When it comes to the truth about radiation and health effects, there are no experts who are honest - not in government, not in science, not anywhere. Yet, people would rather listen to liars than challenge their assumptions about the sources of the so-called truth and disregard the purveyors of actual truth on this topic: the non-creditialed self-taught. - Andrew Kishner, May 18, 2013
You are reading from a free online e-book titled 'Deception, Cover-up and Murder in the Nuclear Age.' The book discusses the Trinity test, Hiroshima and Nagasaki, hydrogen bomb testing fallout, U.S. experiments done on Marshall Islanders (Project 4.1), the Irene Allen trial, Cosmos 954, the Fukushima meltdowns, Three Mile Island updates, and so much more. Visit the Table of Contents to find this free content.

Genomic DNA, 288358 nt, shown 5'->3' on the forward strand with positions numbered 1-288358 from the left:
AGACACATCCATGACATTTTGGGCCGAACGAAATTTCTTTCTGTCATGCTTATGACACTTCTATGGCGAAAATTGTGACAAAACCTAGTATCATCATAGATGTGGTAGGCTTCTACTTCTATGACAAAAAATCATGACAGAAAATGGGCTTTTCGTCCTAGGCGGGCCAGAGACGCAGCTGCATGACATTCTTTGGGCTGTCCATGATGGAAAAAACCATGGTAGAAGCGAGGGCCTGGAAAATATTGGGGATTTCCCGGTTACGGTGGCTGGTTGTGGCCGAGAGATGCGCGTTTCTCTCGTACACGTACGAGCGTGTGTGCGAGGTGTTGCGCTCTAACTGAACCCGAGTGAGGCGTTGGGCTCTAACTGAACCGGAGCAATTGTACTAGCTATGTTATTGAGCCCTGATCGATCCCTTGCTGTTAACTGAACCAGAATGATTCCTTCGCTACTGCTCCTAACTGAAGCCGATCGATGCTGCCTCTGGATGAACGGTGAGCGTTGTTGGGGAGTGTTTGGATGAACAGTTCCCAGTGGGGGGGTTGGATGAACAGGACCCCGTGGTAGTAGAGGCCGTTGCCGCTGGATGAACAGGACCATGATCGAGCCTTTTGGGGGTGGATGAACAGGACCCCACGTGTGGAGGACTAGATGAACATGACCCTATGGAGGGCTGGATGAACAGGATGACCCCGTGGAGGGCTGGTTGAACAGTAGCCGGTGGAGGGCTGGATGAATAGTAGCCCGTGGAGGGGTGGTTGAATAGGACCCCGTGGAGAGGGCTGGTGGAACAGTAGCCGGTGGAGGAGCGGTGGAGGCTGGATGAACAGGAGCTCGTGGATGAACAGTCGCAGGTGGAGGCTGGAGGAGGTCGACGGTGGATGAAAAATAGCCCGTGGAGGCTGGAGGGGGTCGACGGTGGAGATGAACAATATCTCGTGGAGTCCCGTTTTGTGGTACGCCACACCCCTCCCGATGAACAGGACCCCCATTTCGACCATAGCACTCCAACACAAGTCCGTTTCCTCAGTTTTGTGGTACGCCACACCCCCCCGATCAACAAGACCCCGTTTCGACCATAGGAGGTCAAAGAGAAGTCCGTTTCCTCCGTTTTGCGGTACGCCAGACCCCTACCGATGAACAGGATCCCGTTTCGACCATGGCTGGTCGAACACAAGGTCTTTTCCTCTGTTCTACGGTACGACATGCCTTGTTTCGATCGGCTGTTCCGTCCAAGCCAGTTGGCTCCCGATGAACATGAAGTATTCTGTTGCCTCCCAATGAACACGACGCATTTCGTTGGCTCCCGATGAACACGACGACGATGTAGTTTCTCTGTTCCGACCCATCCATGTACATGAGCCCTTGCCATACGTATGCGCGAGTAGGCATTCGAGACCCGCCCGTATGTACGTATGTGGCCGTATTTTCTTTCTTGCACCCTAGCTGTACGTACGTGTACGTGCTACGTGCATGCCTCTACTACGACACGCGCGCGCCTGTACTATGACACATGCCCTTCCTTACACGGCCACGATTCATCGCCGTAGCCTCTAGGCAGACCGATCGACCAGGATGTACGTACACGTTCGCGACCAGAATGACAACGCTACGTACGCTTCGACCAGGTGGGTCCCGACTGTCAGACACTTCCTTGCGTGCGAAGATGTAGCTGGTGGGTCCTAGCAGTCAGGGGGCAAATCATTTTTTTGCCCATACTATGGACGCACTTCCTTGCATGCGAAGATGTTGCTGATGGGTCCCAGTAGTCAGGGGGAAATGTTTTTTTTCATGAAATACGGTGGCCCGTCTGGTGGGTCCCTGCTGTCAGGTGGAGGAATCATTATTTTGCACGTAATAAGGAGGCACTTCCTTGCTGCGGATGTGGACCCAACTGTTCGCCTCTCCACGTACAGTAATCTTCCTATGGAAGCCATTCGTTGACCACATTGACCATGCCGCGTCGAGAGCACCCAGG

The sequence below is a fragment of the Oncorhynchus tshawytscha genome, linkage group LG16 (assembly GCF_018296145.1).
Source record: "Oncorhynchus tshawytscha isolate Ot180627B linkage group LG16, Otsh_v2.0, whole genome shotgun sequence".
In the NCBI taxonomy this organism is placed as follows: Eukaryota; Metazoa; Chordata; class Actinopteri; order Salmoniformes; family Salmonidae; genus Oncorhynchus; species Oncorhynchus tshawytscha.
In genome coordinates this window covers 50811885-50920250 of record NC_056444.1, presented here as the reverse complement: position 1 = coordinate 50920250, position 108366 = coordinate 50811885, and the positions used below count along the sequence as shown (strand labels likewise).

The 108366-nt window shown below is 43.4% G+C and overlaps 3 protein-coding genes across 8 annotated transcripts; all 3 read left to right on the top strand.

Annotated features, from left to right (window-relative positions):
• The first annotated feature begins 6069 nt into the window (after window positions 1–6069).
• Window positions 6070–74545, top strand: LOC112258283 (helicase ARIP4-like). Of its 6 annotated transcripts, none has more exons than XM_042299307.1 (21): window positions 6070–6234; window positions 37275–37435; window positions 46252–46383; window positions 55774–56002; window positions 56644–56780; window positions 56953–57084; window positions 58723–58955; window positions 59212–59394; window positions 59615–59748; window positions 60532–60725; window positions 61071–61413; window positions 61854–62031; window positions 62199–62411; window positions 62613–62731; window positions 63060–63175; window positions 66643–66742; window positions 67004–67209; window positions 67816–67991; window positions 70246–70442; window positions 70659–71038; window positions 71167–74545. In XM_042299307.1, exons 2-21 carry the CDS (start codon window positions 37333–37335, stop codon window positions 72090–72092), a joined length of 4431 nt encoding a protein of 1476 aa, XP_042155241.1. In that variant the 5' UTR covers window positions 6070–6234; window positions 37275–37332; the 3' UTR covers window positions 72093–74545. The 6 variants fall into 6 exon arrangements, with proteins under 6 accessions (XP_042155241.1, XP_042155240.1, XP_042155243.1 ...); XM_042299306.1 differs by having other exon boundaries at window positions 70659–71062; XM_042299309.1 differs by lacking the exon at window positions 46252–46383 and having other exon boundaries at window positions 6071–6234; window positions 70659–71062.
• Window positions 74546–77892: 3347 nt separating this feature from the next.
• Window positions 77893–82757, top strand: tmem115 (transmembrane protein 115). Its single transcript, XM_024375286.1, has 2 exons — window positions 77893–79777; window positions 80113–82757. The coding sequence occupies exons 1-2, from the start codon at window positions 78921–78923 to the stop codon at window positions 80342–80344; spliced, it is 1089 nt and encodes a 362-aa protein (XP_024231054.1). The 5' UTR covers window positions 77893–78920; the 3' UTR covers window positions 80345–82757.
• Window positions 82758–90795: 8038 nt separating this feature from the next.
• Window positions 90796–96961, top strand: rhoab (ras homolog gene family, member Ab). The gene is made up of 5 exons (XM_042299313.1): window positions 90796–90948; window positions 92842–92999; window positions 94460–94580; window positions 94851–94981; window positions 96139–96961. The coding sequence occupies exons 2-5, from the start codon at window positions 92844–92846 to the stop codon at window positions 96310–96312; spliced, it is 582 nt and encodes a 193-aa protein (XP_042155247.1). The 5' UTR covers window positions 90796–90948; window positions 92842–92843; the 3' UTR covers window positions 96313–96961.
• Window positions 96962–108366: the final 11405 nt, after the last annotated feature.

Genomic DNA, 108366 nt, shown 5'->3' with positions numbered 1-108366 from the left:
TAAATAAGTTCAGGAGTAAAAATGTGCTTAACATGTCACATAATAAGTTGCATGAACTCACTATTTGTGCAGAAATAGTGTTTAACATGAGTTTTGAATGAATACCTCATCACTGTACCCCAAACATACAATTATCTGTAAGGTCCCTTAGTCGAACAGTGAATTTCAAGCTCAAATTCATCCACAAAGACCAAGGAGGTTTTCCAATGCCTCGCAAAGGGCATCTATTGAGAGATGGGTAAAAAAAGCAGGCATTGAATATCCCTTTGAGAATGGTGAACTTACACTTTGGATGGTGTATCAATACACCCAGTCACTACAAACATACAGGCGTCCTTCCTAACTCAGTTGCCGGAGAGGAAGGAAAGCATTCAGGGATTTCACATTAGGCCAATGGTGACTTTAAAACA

Footnotes are located at the end of each chapter - press the (right facing) 'PAGE' button icon until you reach the footnotes page, or locate it via the table of contents
|Chapter 14 - Environmental Dangers from Cold War Legacy Radiation - Dust storms||